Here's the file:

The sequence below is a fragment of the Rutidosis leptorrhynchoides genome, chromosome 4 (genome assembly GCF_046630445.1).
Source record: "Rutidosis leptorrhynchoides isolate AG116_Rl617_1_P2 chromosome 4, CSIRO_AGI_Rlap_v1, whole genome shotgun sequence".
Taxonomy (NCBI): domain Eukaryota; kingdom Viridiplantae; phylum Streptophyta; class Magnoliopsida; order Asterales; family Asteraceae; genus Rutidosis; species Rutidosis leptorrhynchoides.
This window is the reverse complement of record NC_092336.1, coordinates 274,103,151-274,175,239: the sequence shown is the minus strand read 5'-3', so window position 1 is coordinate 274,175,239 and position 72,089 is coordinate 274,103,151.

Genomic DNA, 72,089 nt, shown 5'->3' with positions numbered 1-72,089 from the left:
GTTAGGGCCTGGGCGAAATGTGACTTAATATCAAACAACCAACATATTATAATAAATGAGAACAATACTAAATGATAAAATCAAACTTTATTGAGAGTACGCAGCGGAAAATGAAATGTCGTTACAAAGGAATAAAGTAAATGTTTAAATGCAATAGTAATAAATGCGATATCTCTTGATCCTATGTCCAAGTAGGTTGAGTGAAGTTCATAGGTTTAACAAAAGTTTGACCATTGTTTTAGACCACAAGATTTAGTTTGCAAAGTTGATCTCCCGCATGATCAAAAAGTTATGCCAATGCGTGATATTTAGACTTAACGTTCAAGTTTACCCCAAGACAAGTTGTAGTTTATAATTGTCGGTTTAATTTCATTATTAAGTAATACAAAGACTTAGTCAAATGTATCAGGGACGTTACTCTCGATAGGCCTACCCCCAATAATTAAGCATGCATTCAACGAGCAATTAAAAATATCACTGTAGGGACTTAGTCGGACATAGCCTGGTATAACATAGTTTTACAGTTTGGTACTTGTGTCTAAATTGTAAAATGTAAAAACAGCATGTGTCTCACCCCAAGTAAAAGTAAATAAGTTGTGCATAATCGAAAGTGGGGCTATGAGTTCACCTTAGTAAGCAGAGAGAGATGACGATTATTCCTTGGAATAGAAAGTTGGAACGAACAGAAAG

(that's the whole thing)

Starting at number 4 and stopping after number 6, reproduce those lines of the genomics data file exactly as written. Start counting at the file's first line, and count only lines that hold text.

This window is the reverse complement of record NC_092336.1, coordinates 274,103,151-274,175,239: the sequence shown is the minus strand read 5'-3', so window position 1 is coordinate 274,175,239 and position 72,089 is coordinate 274,103,151.

Genomic DNA, 72,089 nt, shown 5'->3' with positions numbered 1-72,089 from the left:
GTTAGGGCCTGGGCGAAATGTGACTTAATATCAAACAACCAACATATTATAATAAATGAGAACAATACTAAATGATAAAATCAAACTTTATTGAGAGTACGCAGCGGAAAATGAAATGTCGTTACAAAGGAATAAAGTAAATGTTTAAATGCAATAGTAATAAATGCGATATCTCTTGATCCTATGTCCAAGTAGGTTGAGTGAAGTTCATAGGTTTAACAAAAGTTTGACCATTGTTTTAGACCACAAGATTTAGTTTGCAAAGTTGATCTCCCGCATGATCAAAAAGTTATGCCAATGCGTGATATTTAGACTTAACGTTCAAGTTTACCCCAAGACAAGTTGTAGTTTATAATTGTCGGTTTAATTTCATTATTAAGTAATACAAAGACTTAGTCAAATGTATCAGGGACGTTACTCTCGATAGGCCTACCCCCAATAATTAAGCATGCATTCAACGAGCAATTAAAAATATCACTGTAGGGACTTAGTCGGACATAGCCTGGTATAACATAGTTTTACAGTTTGGTACTTGTGTCTAAATTGTAAAATGTAAAAACAGCATGTGTCTCACCCCAAGTAAAAGTAAATAAGTTGTGCATAATCGAAAGTGGGGCTATGAGTTCACCTTAGTAAGCAGAGAGAGATGACGATTATTCCTTGGAATAGAAAGTTGGAACGAACAGAAAG